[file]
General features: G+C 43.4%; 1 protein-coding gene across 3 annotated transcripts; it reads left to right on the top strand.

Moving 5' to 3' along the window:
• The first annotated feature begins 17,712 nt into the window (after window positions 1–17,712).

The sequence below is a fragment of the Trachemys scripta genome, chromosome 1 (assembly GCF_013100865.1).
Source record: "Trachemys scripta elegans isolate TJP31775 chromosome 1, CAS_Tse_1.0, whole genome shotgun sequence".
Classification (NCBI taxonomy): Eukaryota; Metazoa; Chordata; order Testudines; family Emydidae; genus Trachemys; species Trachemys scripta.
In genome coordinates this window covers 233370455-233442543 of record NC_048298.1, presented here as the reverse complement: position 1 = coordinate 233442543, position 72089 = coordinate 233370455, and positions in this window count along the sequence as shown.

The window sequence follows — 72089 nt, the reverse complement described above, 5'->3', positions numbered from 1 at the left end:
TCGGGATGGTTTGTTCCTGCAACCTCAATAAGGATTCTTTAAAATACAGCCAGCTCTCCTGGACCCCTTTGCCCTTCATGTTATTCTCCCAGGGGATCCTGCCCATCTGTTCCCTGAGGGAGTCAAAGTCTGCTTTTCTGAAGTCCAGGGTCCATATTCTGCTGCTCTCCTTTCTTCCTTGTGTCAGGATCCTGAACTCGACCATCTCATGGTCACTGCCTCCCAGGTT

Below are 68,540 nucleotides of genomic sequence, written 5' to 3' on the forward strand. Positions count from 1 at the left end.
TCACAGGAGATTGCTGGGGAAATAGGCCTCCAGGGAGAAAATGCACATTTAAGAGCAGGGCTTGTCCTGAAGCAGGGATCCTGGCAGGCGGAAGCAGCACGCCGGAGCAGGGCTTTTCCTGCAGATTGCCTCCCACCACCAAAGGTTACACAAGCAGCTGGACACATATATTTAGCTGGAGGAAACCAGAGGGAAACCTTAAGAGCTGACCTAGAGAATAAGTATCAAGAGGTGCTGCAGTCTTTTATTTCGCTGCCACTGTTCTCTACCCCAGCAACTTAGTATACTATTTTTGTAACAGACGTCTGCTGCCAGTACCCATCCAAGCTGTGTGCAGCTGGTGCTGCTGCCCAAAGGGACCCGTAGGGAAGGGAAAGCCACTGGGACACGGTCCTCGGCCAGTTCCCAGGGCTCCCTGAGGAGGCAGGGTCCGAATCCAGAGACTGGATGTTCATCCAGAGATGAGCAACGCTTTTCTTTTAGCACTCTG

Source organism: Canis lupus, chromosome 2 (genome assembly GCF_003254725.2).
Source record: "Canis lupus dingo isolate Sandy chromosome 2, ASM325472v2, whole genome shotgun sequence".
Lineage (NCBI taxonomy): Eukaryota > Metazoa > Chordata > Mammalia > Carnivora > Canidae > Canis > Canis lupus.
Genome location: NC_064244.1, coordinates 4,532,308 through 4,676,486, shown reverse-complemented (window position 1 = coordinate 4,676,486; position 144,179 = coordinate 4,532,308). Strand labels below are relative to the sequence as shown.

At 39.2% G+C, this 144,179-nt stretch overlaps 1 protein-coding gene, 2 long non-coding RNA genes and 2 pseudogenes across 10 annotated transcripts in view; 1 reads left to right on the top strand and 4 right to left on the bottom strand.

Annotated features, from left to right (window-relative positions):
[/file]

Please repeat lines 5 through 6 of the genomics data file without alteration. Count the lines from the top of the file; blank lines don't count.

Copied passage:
Source record: "Trachemys scripta elegans isolate TJP31775 chromosome 1, CAS_Tse_1.0, whole genome shotgun sequence".
Classification (NCBI taxonomy): Eukaryota; Metazoa; Chordata; order Testudines; family Emydidae; genus Trachemys; species Trachemys scripta.